December 2008

Frost/Nixon

by Alan Rapp on December 25, 2008

in Movie Reviews 

  • Title: Frost/Nixon
  • IMDB: link

“What made you exceptional, they said, was that you were a person who had achieved great fame without possessing any discernible quality.”

Sometimes it takes David to bring down Goliath.  David Frost (Michael Sheen) was a likable talk-show host who mortgaged his future and career with an interview with former President Richard Nixon (Frank Langella).  Nixon, in need of money and a change in his public perception, agreed to the interview with the man whom his aide (Kevin Bacon) stated simply “isn’t in your league.”

After an intial montage summing up the Watergate scandal, the film follows Frost on his journey to land, finance, and prepare for the interviews which would almost break him, all while the rest of the world looked on and laughed.

Sheen (The Queen, Music Within) once again gives a great performance on which the film rests.  Over the last two years he’s become one of my favorite actors working today.

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Spirited Silliness

by Ian T. McFarland on December 25, 2008

in Movie Reviews 

  • Title: The Spirit
  • IMDb: link

There’s not much to the movie, and that’s just how it should be.  Basically, The Spirit (Gabriel Macht) is vigilante that never seems to die.  The same thing could be said of his arch-nemesis, The Octopus (played by none other than Samuel L. Jackson).  The two have locked heads with each other for the foreseeable past – the good guy fighting for the city, and the bad guy fighting to keep selling drugs.  More stuff happens, like the Spirit’s former flame coming back to town, and something to do with eternity is also mentioned; but there’s not much to figure out in this movie.

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Tom Cruise’s Noble Nazi Flick

by Alan Rapp on December 25, 2008

in Movie Reviews 

  • Title: Valkyrie
  • IMDB: link

“God promised Abraham that he would not destroy Sodom if he could find ten righteous men.  I have a feeling that for Germany it may come down to one.”

Tom Cruise stars as Colonel Claus von Stauffenberg one of many Nazis loyal to the fatherland, but disatisfied with the Fuhrer’s running of the country.  After getting blown-up in the early scenes the now eye-patched Stauffenberg joins a resistance group and begins planning the assassination of Adolf Hitler (David Bamber).

The film, written by Christopher McQuarrie and Nathan Alexander and directed by Bryan Singer has so many issues not even Superman’s return could save it from disaster.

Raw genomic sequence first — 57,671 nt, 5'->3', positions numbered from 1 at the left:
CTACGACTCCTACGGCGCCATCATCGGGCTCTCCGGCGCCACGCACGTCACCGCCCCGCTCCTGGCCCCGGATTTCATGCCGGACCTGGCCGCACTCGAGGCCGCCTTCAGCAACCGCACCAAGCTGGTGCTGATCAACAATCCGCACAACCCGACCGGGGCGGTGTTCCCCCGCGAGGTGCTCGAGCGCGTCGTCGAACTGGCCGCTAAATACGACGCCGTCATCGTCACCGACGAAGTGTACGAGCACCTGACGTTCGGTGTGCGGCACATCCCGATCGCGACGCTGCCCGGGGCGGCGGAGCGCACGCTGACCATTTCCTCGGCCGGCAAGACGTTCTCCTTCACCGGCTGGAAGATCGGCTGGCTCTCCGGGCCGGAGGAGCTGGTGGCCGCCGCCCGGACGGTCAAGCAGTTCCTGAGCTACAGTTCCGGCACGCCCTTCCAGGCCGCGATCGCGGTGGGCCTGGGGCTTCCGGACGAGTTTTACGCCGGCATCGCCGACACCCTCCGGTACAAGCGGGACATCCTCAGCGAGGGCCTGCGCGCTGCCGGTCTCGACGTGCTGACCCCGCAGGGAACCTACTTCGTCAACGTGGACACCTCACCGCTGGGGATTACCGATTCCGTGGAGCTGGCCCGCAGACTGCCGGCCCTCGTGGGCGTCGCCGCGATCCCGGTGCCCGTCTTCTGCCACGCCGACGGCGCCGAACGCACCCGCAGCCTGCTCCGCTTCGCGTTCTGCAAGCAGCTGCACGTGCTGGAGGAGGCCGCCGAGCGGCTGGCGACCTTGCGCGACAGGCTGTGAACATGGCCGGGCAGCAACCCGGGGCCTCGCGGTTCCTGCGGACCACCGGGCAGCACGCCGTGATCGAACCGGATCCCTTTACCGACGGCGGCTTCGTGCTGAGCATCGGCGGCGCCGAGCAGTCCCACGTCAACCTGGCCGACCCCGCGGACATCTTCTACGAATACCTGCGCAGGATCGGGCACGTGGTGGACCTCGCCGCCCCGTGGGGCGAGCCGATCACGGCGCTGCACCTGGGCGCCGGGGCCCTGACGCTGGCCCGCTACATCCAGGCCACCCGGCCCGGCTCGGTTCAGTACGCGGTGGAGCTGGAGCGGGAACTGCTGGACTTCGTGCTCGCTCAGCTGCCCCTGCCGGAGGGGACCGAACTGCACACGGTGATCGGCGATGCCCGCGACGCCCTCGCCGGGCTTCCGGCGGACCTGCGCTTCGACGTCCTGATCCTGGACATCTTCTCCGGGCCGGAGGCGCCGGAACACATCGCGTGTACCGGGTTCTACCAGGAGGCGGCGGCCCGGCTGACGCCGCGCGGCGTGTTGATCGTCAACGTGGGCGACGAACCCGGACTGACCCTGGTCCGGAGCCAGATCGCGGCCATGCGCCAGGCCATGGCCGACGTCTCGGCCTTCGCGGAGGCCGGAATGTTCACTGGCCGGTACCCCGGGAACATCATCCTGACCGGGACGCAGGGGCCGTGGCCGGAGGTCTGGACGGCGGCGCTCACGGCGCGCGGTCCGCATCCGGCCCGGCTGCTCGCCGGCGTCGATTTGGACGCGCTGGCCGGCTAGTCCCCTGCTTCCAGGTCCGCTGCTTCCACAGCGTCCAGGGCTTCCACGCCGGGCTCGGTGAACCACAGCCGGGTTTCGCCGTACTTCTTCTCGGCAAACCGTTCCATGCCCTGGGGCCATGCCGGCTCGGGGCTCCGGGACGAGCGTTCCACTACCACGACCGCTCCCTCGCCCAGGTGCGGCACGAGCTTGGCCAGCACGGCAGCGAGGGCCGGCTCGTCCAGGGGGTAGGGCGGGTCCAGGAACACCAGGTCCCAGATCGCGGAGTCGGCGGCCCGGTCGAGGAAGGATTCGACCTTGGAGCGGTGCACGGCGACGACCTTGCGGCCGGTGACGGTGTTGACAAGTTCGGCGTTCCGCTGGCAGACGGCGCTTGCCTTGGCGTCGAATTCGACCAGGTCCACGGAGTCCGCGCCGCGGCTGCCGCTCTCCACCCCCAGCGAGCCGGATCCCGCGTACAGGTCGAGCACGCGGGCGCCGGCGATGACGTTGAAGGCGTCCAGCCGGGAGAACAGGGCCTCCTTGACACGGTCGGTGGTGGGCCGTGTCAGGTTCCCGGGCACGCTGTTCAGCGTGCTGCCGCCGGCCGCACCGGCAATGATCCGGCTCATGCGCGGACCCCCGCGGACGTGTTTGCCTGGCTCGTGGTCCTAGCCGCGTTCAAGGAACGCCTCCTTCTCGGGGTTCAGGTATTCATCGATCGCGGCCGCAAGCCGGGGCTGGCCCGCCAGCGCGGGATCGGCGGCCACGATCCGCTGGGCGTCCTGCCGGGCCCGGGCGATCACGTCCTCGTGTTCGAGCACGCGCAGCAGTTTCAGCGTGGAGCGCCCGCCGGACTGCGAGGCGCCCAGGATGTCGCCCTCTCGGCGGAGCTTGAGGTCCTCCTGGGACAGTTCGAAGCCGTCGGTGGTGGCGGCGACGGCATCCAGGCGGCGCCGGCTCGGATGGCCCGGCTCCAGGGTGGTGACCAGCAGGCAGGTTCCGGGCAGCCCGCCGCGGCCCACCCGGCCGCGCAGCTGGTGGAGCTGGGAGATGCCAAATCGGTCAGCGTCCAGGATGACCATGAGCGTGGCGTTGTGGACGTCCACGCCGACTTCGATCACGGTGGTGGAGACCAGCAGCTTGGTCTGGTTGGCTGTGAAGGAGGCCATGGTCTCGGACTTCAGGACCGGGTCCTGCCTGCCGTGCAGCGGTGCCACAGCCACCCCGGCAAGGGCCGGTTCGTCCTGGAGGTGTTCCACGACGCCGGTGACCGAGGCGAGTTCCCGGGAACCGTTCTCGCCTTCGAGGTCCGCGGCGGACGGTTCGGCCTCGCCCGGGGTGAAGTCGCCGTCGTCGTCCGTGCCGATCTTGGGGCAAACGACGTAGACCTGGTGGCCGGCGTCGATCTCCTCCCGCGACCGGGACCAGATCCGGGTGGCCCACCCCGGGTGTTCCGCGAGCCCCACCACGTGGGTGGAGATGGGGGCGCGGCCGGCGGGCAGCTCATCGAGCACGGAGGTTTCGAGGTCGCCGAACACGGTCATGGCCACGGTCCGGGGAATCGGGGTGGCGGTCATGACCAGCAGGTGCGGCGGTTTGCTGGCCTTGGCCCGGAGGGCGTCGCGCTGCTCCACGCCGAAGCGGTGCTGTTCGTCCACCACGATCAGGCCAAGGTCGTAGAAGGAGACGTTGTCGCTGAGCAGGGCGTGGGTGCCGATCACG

Let’s start with the Nazi’s themselves.  A more honest good-natured group you’d be lucky to find anywhere outside a Hogan’s Heroes re-run.  All the the conspirators are presented as noble, self-sacrificing men who might be handing out money to the poor and donating their time to work with the elderly if it weren’t for that Hitler guy.  Were all these men tricked into joining the Nazi party?

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‘Bedtime Stories’ Makes You Fall Asleep

by Ian T. McFarland on December 25, 2008

in Movie Reviews 

  • Bedtime Stories
  • link

Did you ever wonder what would happen if Adam Sandler all the sudden gained the ability to magically make anything happen just by telling a story about it happening?  Neither did I, but I guess that’s what we pay Walt Disney Studios for.

So Adam Sandler starts telling his niece and nephew bedtime stories and quickly realizes that, well, these stories come true.  The stories are always about Sandler’s character of Skeeter; so the next day, he finds select elements from the story incorporating themselves into his life.  All the sudden he can control his own life!  (And no, this bears no resemblance to any movies Sandler has put out over the past three years.)  This is all great, but oh no!  All of the sudden bad guys are going to demolish the kids’ school to build a new luxery hotel!  Now, by the film’s climax, Uncle Skeeter has to stop this the only way he knows how: a motorcycle race (totally not shitting you there).

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A Movie for Dog Lovers

by Alan Rapp on December 25, 2008

in Movie Reviews 

  • Title: Marley & Me
  • IMDB: link

Before we begin let me be honest and admit I’m more of a cat person.  That doesn’t mean I don’t enjoy dog movies (when they’re good), but it does mean I’m not likely to give a pass on a film, or go easy on it, just because it has a cute four-legged star.  Based the semi-autobiographical experiences of columnist John Grogan the film tells the story of how a dog changes the lives of a young couple.  If you can get over the cute factor (and the length which, at two-hours, is a problem) you might have an enjoyable enough time.

Owen Wilson and Jennifer Aniston star as John and Jennifer Grogan.  She’s a well-known feature writer, while he tackles the small local stories which barely earn him a byline.

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